We thought this a great basic overview (face sheet) of Asperger Syndrome by the staff at the Asperger/Autism Network. Nice to share if you or someone you know suspects autism.

About Asperger Syndrome:

  • It is a neurological condition that affects the way information is processed in the brain.
  • AS is a hidden disability. Many people appear very competent, but they have difficulties in the areas of communication and social interaction.
  • AS has a genetic and hereditary component and may have additional interactive environmental causes, as yet unknown.
  • AS is a developmental disability. All individuals have social/emotional delays, but continued growth seems to be life-long.
  • The incidence of AS is thought to be 1 in 250. As many as 50% of people with AS may be undiagnosed.
  • There are currently four males diagnosed with AS for every one female, but the true ratio may be as high as one female for every two males.

AS affects each person differently, although there is a core set of features that most people with AS have, to different extents, including:

    • Having a very high intelligence and good verbal skills.
    • Having challenges with the use and understanding of language in social contexts.
    • Having trouble understanding what others are thinking and feeling (called Theory of Mind or perspective taking).
    • Needing to be taught social behavior that is “picked up on” intuitively by others.
    • Having difficulty understanding non-verbal cues such as hand movements, facial expressions, and tones of voice.

ASD and Trouble Sleeping?

Searching for 125 Sleep Study Participants

If your child (or young adult) diagnosed with ASD has difficulty sleeping and would like to try out a Sound Pillow Sleep System (a non-allergenic twin size pillow with an easy-to-use MP3 Player pre-loaded with 18 one hour tracks of nature sounds, slow evolutionary music and noise files) please sign up!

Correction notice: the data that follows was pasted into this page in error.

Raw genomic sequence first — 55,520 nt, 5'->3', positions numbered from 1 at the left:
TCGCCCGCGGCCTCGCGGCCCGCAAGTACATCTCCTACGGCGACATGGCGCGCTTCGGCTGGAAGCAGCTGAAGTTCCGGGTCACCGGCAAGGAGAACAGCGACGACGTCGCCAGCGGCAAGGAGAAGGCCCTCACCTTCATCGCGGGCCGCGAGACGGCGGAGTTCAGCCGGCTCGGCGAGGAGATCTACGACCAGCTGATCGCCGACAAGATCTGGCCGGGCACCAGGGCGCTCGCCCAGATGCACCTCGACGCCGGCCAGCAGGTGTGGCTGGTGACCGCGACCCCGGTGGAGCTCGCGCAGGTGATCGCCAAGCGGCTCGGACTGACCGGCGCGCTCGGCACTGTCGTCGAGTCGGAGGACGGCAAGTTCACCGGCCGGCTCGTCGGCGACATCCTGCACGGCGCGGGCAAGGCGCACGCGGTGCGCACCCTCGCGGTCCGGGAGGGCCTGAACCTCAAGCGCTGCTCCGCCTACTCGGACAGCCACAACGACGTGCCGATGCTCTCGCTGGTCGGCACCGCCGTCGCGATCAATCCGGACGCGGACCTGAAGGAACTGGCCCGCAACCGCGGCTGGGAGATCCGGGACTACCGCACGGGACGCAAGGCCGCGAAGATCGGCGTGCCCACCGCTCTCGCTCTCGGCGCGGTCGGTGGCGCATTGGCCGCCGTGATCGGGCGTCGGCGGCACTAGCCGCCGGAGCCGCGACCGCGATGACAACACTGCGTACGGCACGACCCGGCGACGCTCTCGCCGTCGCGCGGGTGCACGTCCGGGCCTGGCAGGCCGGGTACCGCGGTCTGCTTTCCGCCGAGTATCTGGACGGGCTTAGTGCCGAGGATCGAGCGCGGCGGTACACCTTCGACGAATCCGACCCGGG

Clinical Research Study includes the use of a Sound Pillow Sleep System for an 8-Week trial, at No Cost to Participant.

Picture: Wall Street Journal

We would love for you to help us with our research study. The Suzanne Vitale Clinical Education Complex and Western Kentucky University are currently recruiting 125 participants, Male and Female, ages 6 – 27, with an Autism Spectrum Diagnosis, experiencing mild-to-severe sleep disturbances. Clinical Research Study includes the use of a Sound Pillow Sleep System for an 8-Week trial, at No Cost to Participant. The Study is open to USA Residence (only); including Alaska and Hawaii. Acceptance into this study is based on a “FIRST-COME, FIRST-SERVED” basis.

Please click the link for more information or to sign-up!https://www.wku.edu/wkucec/soundpillow.php

 

For autism research pioneers, early work paved path to success

MICHAEL AUSTIN / THE ISPOT

Getting to the top generally requires years of hard work, committed mentors and many missteps along the way.We asked a few of the most distinguished autism researchers to share memories from their first autism study, including their initial assumptions and what they’ve learned since. Their answers reveal the origins of modern theories as well as how much ideas about autism have changed over the years.

Uta Frith:

My first study was inspired by an ingenious experiment by my wonderful Ph.D. supervisors, Beate Hermelin and Neil O’Connor. They compared recall for random words (for instance, “fish, ate, they, fresh”) and for the same words when they formed sentences (“They ate fresh fish.”). Normally, we expect recall for words in sentences to be a lot better than recall for words in random strings. But this was not the case for children diagnosed with Autism. I was fascinated by this finding and wanted to repeat it. This led to my first and only paper ever accepted without revision, in 19691.

 

In that first study, I recorded myself saying strings of words and played them back to the children and asked them to repeat what they heard. I soon gave up using the tape recorder, which only distracted the children. I found they willingly did the task as long as I spoke the words to them directly.